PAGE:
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SVB former CEO ties collapse to rumors, Fed Reserve’s interest rate hike


Silicon Valley Bank former CEO Greg Becker blamed the bank’s failure on an unprecedented bank run following rumors about the bank and the Federal Reserve’s interest rate hikes.

In a May 16 testimony before the US Senate Banking Committee, the former bank executive claimed that social media fueled the bank run — adding that no financial institution could survive a similar situation.

Ex-SVB CEO blames Fed Reserves interest hikes

Becker pointed fingers at last year’s Federal Reserve’s interest rate hike. He described the interest hike as “the steepest rate increase over a 12-month period in almost 40 years.”

The bank chief added that the financial regulator’s “messaging” of “transitory” inflation lured the bank into investing its securities portfolios in the “low-yield environment created by the Federal Reserve.”

While admitting the high rate affected the value of some of SVB’s securities portfolio, he claimed that the bank still had government-backed securities and could have borrowed against them.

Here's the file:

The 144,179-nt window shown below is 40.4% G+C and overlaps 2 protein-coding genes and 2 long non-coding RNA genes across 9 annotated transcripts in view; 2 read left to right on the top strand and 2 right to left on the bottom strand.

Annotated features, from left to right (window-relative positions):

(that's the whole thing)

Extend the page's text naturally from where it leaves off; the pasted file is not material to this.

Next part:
“The increase in interest rates resulted in a decline in the fair value of SVB’s securities portfolio—which was disclosed in our securities filings—those government-backed securities remained safe, and we expected that SVB could borrow against them.”

Rumors, misconceptions fuelled bank run

However, he noted that the rumors and misconceptions surfacing online that compared SVB to Silvergate Bank — including a Financial Times article — triggered the bank’s collapse.

“SVB had been compared to Silvergate in a Financial Times article published on February 21, which provided negative commentary regarding Silvergate and SVB’s securities portfolios. Silvergate’s failure and the link to SVB caused rumors and misconceptions to spread quickly online, leading to the start of what would become an unprecedented bank run.”

According to his testimony, the bank customers withdrew $42 billion in deposits within 10 hours on March 9, and another $100 billion in deposits were requested to be withdrawn on March 10. Becker said this accounts for about 80% of the bank’s deposits.

“I do not believe that any bank could survive a bank run of that velocity and magnitude, which was ‘far beyond historical precedents.”

Meanwhile, Becker’s claims contradict those of the authorities. According to the regulators, SVB failed because of its mismanagement by the leadership team, the failure of Feds supervisors to address issues on time, and regulatory changes from the past administration.

The post SVB former CEO ties collapse to rumors, Fed Reserve’s interest rate hike appeared first on CryptoSlate.

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